Q1 2015 DDoS Attacks Spike, Targeting Cloud

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In the first quarter of 2015, there were more distributed denial of service (DDoS) attacks than anytime during 2014—and there was a 7% increase from the previous quarter.

According to research from the Verisign iDefense Security Intelligence Services, the frequency of attacks against both public sector and financial services customers increased; each grew from 15% in Q4 2014 to represent 18% of all Verisign mitigations in Q1 2015. But the most-attacked industry was the IT services/Cloud/SaaS sector, representing more than one-third of all mitigation activity.

“Since the early days of the Internet, malicious actors have used DDoS attacks as tools of protest, financial gain, retaliation and simple mischief,” the report noted. “Today’s DDoS attackers choose their targets and tactics for a number of reasons, many of which may not be clearly evident to the victims or the security professionals and law enforcement organizations who assist them.”

The ready availability of an increased number of DDoS toolkits and DDoS botnets for hire may also have contributed to increased attacks against these industries in Q1—and that several high-profile events on the world stage probably also contributed to the increase.

“Verisign believes this increase in attacks may be partially attributed to an increased employment of DDoS attacks as part of political activism, or hacktivism, against financial services firms and various international governing organizations,” the report noted. “Verisign also believes that these attacks may be in reaction to various well-publicized events throughout the quarter, including the Charlie Hebdo terrorist attacks in Paris, France, and protests in Venezuela, Saudi Arabia and the United States.”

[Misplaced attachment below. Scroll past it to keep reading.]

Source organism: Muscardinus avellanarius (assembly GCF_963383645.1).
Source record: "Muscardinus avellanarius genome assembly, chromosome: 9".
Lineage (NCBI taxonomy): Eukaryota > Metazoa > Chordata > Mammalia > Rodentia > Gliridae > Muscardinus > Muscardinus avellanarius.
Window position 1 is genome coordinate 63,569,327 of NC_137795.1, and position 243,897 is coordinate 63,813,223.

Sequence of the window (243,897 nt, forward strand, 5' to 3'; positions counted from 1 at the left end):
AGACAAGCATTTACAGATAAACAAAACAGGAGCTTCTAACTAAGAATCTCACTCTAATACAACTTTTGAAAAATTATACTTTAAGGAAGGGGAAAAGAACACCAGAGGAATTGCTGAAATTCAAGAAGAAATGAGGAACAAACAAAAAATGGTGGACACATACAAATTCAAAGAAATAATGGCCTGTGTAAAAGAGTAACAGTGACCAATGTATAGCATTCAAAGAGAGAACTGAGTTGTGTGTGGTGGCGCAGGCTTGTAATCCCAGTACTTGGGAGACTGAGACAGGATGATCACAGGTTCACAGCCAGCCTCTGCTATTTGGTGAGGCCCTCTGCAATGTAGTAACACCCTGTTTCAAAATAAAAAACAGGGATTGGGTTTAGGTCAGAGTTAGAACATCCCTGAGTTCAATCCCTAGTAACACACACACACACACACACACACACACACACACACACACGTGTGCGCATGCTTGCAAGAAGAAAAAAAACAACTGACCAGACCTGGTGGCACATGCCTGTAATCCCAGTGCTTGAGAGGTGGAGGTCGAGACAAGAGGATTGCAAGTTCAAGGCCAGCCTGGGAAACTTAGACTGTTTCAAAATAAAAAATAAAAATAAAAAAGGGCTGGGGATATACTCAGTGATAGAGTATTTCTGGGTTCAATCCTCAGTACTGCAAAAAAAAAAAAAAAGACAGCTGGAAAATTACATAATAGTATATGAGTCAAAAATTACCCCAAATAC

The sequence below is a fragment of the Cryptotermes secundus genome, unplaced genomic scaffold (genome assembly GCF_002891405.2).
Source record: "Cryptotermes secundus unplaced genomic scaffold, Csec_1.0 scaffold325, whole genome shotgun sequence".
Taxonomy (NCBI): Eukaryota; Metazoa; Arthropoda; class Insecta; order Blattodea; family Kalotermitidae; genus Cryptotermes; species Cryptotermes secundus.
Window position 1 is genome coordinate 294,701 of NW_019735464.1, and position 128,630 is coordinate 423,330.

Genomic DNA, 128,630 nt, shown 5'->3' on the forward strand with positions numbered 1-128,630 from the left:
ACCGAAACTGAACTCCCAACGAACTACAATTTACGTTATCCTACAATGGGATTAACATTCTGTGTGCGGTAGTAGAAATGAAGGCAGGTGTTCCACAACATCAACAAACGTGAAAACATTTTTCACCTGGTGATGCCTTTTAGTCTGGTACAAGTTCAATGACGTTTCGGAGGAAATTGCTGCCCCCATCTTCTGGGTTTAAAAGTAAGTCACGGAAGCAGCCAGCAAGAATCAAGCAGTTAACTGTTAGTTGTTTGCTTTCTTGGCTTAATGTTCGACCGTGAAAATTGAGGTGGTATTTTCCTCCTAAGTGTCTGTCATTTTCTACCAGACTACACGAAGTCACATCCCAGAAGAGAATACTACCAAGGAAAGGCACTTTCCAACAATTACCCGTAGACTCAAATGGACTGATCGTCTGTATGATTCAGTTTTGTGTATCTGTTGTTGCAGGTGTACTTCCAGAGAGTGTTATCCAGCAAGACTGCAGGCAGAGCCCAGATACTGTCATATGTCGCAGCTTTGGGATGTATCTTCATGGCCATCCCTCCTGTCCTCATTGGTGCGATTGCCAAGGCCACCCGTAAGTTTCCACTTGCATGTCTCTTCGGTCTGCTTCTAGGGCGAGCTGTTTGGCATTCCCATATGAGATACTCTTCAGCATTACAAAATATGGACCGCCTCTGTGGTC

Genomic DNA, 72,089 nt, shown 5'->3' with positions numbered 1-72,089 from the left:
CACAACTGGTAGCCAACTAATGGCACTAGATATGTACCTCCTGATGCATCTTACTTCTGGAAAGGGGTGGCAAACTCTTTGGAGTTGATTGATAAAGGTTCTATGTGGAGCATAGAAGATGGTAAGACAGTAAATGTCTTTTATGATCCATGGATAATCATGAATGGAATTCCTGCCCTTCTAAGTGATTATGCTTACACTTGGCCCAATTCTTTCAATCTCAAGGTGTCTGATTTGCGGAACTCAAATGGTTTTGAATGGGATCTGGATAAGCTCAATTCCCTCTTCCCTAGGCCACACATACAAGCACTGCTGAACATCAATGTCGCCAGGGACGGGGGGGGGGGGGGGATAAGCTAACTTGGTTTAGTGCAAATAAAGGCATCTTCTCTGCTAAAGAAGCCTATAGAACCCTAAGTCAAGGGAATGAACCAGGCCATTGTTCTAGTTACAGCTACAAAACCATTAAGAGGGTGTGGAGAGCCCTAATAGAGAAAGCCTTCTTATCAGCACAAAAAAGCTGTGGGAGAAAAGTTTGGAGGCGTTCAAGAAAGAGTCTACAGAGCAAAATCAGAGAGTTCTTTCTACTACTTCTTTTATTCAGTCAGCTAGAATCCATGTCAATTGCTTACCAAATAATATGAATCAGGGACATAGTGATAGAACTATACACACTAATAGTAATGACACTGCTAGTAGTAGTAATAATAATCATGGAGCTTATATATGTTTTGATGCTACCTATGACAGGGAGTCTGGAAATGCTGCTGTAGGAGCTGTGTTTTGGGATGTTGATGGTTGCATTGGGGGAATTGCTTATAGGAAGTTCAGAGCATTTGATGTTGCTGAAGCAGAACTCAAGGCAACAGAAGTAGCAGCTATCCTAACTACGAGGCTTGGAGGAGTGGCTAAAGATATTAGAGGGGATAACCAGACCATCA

In terms of volume, over half of all attacks peaked at more than 1Gbps, 34 percent of attacks peaked between 1Gbps and 5Gbps, and nearly 10 percent of attacks peaked at more than 10Gbps.

There were a few volumetric DDoS attacks too, with sizes that peaked in the double-digits; these were User Datagram Protocol (UDP) floods. The largest of these clocked in at 54Gbps/18 million packets per second (Mpps) and was primarily a UDP-reflection attack leveraging the Network Time Protocol (NTP) and Simple Service Discovery Protocol (SSDP) functions, in combination with a lower volume of SYN flood traffic. The attack targeted a cloud customer and persisted for approximately four hours.

VeriSign also saw 8 Gbps/22 Mpps for TCP-based attacks.

“Regardless of their motivations, however, DDoS attackers are proving more adept and effective than ever at disrupting their targets, and network-dependent organizations of all industries, types and sizes should consider their risk and prepare accordingly,” the report concluded.

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